You are here
Review of CQC’s impact on quality and improvement in health and social care
CQC has a broad range of responsibilities in a complex health and social care environment. The population is changing, people are living longer – often with long-term and complex care needs, especially towards the end of their life – and demand for care is growing.
We want to identify our influence on the quality of care and on quality improvement. In this report, we demonstrate what we currently know about the extent to which we are achieving our purpose: ensuring high-quality care and encouraging improvement.
Understanding impact is complex and we are only just starting to understand the extent to which we can assess our impact. This is a long-term process and will require continual assessment.
Our evidence base
This is the first time we have considered our impact in this way; our methodology is new and our findings can be only as meaningful as the qualitative and quantitative data sources available to us at this time. These sources include:
- Analysis of ratings (as at 31 December 2016) that we have given to providers and locations after their first comprehensive inspection, any re-ratings from further or follow-up inspections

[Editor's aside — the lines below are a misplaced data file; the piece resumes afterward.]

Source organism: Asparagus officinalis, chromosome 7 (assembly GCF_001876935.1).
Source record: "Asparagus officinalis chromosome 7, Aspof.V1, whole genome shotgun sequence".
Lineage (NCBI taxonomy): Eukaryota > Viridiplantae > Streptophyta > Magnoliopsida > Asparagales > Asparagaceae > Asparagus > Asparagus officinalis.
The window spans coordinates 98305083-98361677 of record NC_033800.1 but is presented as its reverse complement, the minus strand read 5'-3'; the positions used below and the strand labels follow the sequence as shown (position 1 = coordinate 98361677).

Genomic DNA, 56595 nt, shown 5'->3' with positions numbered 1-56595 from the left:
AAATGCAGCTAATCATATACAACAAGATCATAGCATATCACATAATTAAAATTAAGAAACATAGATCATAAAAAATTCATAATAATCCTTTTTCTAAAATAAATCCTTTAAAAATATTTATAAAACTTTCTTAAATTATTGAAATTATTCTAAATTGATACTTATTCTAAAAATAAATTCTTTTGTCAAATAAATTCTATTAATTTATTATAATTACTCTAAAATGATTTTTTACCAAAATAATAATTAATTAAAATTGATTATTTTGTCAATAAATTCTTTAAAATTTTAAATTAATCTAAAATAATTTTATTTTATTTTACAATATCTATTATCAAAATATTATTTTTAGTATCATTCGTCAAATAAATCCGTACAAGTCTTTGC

- Self-completion surveys (taken at different points in time) of providers, people who use services and the general public
- CQC’s internal management information
- Case studies of 27 providers’ experience of being regulated by CQC: qualitative research conducted by Ipsos MORI, an independent research organisation.
In addition to overall findings across all health and social care sectors, we report on some sector-specific findings for the following:
- Adult social care – covering residential and community services including care homes, nursing homes, home care services and hospices.
- Hospitals – covering both NHS and independent acute, community and mental health providers and locations.
- GP practices.
The focus for this report is on our main activities of registering, monitoring, inspecting and rating care services, enforcing against regulations and using our independent voice. Other activities we carry out such as monitoring the Mental Health Act and Deprivation of Liberty Safeguards, and our Market Oversight function in adult social care, are not included in this report.
- Last updated:
- 6 July 2017